Apr 032013

Young wetback

JUNEAU, Alaska — Alaska Rep. Don Young issued an apology Friday for using the term “wetbacks” when discussing migrant works, acknowledging it is an “insensitive term” that he says should have been left behind with the last century. “I’m sorry, I forgot that the Republican National Committee has told us to keep our racism under wraps,” Young said. “I will do my best to use more appropriate language in the future.

“So, just what do call spics these days, anyway?”

The apology came after House Speaker John Boehner and other Republican Party leaders denounced Young on Friday for using the term. “Congressman Young’s remarks were offensive and beneath the dignity of the office he holds,” Boehner said in a brief statement. “Well, they were offensive, but maybe not beneath the dignity of his office. After all, he’s a U.S. congressman, so the bar’s not set that high.

“But we’re having a hard enough time winning elections because Republican policies discriminate against Hispanics. Now when Republicans start saying ‘wetbacks’ during interviews, we haven’t got a chance. I guess we have to go back to rigging elections. We could hire some beaners to burn down polling places in Latino neighborhoods. It’s a lot easier than changing our bigoted policies.”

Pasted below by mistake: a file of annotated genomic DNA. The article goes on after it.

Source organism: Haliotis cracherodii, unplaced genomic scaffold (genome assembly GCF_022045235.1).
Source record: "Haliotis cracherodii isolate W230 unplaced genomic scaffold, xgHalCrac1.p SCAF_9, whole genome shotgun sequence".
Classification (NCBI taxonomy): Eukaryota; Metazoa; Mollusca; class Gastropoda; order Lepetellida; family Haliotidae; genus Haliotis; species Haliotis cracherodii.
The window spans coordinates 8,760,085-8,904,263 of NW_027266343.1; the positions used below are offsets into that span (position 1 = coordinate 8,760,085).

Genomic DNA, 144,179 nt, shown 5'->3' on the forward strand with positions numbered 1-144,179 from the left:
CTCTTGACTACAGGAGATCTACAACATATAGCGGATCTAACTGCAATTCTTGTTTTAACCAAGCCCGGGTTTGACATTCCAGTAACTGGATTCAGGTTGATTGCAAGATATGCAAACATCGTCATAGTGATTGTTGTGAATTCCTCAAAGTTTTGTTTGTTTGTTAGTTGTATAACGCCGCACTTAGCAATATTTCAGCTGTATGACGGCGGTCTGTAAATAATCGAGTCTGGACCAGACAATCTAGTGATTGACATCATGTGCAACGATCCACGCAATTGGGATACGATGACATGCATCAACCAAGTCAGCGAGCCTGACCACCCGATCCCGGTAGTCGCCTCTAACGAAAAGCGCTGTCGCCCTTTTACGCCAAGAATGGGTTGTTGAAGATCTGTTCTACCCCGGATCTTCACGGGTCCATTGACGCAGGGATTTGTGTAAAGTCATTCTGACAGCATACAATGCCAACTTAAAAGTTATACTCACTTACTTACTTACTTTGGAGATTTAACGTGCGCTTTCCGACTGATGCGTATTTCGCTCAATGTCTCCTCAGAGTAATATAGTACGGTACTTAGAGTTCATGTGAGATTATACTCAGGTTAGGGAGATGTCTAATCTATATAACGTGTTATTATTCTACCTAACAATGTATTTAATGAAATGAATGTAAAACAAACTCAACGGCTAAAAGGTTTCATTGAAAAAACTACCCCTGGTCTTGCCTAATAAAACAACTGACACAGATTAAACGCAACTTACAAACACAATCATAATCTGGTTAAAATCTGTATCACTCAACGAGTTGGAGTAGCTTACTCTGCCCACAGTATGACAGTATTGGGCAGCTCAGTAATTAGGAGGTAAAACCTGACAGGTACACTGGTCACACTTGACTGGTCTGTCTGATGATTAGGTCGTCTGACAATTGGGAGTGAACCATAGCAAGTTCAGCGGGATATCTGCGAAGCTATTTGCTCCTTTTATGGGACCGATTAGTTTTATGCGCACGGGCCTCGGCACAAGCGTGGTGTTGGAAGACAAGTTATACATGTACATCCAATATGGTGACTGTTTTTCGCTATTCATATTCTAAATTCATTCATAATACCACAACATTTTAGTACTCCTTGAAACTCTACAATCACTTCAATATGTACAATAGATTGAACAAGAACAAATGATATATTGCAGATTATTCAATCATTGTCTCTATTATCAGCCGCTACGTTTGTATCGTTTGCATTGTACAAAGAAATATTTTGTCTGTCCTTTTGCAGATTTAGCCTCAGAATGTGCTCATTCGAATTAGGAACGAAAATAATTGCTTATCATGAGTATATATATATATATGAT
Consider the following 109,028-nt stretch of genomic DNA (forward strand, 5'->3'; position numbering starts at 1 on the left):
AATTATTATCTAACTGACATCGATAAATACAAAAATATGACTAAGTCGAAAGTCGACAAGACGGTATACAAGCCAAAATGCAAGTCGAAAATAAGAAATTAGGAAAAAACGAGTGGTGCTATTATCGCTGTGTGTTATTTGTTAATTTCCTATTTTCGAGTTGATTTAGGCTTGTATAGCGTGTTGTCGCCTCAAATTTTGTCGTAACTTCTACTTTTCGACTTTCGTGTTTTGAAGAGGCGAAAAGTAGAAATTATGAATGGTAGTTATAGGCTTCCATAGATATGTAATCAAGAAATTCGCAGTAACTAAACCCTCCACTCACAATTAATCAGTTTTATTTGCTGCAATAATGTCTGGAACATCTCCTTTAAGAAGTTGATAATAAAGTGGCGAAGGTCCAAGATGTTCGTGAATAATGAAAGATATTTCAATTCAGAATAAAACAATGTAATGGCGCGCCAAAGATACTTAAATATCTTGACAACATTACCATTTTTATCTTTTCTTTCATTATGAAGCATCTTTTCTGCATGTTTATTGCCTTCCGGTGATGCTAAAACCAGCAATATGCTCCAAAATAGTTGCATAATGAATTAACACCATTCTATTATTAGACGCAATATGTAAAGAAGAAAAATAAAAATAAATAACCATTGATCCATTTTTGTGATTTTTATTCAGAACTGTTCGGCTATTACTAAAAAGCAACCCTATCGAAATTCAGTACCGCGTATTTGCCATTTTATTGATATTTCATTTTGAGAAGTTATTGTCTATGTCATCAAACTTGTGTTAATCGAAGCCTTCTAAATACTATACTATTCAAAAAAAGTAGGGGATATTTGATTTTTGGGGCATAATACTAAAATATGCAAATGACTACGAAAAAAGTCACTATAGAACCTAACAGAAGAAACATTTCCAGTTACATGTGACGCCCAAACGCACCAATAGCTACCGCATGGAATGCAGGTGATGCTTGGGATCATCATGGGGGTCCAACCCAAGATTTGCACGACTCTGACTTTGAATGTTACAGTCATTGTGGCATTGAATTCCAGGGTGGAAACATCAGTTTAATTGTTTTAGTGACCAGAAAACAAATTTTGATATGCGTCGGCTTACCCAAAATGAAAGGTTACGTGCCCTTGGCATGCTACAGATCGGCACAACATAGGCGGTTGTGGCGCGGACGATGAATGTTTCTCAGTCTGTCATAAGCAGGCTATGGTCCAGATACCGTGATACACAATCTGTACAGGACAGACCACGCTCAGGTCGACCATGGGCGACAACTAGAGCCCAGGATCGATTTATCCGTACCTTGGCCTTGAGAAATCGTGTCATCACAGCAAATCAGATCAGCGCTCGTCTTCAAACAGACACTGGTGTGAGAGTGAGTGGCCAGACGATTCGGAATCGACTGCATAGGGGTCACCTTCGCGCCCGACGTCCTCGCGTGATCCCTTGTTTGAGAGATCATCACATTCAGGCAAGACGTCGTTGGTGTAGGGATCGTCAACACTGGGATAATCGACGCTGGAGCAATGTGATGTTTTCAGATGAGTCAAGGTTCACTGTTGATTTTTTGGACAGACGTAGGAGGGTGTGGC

The trouble stemmed from an interview with radio station KRBD in Ketchikan, Alaska, in which Young said that on his father’s ranch they “used to have 50 to 60 wetbacks to pick tomatoes. It (only) takes two people to pick the same tomatoes now. It’s all done by machine.

“That reminds me of a joke my dad used to tell: What do you get when you cross a Mexican with an octopus? I don’t know, but it sure can pick a lot of lettuce. Ha! My dad was one funny rich white man.”

While Young may have come under fire in the past week for his offensive remarks, he has long been criticized for his legislative record. As resources committee chairman in the late 1990s, Young took on environmentalists by pushing for oil drilling in the Arctic National Wildlife Refuge and logging in Alaska national forests. Under Young’s chairmanship, the infamous “bridges to nowhere” projects became a symbol for questionable special projects inserted into spending bills. He is also currently under investigation by the House Ethics Committee, which is looking into whether he failed to report gifts on his annual disclosure forms, misused campaign funds and lied to federal officials.

“I’ve been under a cloud all my life,” he told reporters in Juneau Thursday. “It’s sort of like living in Juneau. It rains on you all the time. That is one sloshing turd-bucket of a city.

“Wait, we’re in Juneau now? Oh shit. Well, Juneau’s not that bad really. I mean, at least there aren’t any wetbacks here—am I right? Who’s with me!”

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